TRUMPISM—A REVERSION TO PAST HORRORS
All it took was Orlando, America’s worst possible event, to bring out the vile calumny from the scariest man of our time. A man who would “take us back,” all right, but not to historical moments that any sane person would welcome.
One of those times I happen to remember well.
World War II was well underway (and I was about 14), when two elderly Japanese couples appeared in our Denver home. I recall how little Mom said about them, and how they never spoke, and how ghost-like they seemed when they wandered our house, so quiet we barely felt their presence. I remember being mesmerized by the way they sat in our kitchen sucking in rice, magically causing it to rise from rice pot to mouth as though on a conveyor belt. Eventually Mom got around to explaining that she’d rescued these couples so they’d never have to go to the nearby internment camps. It was the kind of thing Mom did, with little or no explanation to anyone, including my brother or me. For this alone I will always be grateful that she was, at that time, who she was.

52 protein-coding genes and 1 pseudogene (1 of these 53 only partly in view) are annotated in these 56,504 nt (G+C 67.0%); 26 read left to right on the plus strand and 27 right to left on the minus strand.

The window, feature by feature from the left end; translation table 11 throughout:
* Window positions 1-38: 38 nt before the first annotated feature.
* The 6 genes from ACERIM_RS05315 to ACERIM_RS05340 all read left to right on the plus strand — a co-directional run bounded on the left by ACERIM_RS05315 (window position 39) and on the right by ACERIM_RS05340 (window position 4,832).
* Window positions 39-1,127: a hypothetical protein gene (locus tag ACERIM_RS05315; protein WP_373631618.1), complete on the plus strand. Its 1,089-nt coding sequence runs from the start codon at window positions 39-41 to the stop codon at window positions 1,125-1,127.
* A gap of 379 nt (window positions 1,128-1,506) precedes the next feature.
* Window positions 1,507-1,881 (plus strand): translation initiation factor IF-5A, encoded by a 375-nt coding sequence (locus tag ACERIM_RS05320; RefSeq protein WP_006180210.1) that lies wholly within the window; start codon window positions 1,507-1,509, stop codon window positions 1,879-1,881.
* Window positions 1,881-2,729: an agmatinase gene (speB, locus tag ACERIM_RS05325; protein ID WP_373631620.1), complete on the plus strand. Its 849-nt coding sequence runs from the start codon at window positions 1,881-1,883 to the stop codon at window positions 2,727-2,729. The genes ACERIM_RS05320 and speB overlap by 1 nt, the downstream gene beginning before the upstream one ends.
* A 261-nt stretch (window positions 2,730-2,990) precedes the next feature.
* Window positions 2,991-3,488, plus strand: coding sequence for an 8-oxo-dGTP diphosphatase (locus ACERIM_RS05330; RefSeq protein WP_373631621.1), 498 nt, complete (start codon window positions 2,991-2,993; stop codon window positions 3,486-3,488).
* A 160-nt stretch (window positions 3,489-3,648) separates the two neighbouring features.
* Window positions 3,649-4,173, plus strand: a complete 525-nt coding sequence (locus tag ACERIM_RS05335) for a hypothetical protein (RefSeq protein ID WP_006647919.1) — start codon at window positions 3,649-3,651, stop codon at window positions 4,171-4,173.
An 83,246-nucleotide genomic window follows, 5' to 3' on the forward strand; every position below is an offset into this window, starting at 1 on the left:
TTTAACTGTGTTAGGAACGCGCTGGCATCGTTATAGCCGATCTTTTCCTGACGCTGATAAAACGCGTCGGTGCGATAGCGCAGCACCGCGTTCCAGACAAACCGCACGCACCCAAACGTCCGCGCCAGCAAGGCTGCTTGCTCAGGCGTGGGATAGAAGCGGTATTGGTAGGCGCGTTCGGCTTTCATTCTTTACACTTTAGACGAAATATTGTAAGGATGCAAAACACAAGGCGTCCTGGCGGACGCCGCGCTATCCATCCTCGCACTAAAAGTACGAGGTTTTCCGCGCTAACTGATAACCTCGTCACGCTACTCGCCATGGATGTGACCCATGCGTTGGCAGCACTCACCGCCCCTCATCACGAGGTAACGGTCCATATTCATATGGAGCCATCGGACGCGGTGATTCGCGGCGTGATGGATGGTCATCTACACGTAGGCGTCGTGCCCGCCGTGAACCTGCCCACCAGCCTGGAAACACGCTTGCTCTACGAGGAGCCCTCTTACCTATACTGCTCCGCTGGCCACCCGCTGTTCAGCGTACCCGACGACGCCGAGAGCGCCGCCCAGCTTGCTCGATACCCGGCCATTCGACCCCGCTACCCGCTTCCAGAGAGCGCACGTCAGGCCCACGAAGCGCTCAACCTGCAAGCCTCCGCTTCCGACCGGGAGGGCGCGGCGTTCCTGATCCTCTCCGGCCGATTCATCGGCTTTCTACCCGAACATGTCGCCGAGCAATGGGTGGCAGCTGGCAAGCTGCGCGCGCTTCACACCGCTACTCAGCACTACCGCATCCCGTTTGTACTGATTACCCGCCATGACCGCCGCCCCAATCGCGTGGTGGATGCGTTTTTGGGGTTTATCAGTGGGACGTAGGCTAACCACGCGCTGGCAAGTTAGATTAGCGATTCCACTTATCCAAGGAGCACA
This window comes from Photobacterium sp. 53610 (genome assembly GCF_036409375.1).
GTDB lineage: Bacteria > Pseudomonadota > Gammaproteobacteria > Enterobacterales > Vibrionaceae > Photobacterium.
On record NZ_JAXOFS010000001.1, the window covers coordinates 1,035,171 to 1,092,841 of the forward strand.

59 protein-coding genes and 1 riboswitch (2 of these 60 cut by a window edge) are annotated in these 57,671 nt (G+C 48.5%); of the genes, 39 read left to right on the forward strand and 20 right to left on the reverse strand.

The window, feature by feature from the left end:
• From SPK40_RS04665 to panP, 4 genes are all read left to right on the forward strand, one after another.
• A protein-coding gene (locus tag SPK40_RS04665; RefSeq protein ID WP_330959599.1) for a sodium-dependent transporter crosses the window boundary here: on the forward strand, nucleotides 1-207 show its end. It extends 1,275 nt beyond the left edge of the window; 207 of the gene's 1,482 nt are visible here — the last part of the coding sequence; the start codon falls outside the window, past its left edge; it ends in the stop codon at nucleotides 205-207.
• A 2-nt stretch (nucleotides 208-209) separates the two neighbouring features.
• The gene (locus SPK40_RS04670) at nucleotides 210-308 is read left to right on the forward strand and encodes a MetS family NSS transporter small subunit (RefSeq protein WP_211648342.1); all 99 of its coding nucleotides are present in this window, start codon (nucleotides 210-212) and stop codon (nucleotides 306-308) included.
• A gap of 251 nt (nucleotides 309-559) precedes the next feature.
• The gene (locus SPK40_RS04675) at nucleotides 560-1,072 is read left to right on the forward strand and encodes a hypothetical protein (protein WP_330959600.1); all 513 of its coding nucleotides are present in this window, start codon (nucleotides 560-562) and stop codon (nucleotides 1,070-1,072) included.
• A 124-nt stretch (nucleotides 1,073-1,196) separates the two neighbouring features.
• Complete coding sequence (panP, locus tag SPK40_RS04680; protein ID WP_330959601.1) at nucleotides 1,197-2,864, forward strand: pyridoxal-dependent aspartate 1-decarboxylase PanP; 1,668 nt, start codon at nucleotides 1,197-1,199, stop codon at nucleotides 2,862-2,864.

For more than half a century America has felt shame that it imprisoned the Japanese within its borders . . . even knowing back then that some 62%s were American citizens.
With enough pressure from people like Trump and yes, Ted Cruz, Americans might be persuaded to “patrol Islamic neighborhoods.” (Here, the imagination falters). Or worse.
When I first read parts of Trump’s speech today, and how he not-so-subtly besmirched Obama, it reminded me of another bygone era, and someone else’s evil words. Finally it came to me: the early Fifties and Senator Joe McCarthy.
McCarthyism, defined by Wikipedia, perfectly describes Trump’s behavior: “Demagogic, reckless, and unsubstantiated accusations, as well as public attacks on the character or patriotism of political opponents.” With sly hints and innuendo, this was Trump blaming our president for the events of Orlando. Even suggesting that Obama “knew more than he’s saying,” that he somehow brought them on.
So Trump wants to take us back to a different world. To the 1940’s, perhaps, with its internment camps for “public enemies?” To Joe McCarthy and his libelous, personal accusations? To the investigations of the House Un-American Activities Committee, with all the careers and lives they destroyed?
Or does he want to establish his own signature, a personal, “get even” milieu--to inflict on America his distinctive brand of hate, ignorance, and revenge?
Think about it: Trump isn’t “just another bad man.” With the millions of followers he’s generated among Americans, he’s a force to take seriously. Meaning he’s downright dangerous.
For more about those days: My memoir, The Tail on my Mother’s Kite, evokes an era viewed with an equal sense of abandonment, perplexity, and excitement, overlaid by a child’s determination to become a writer.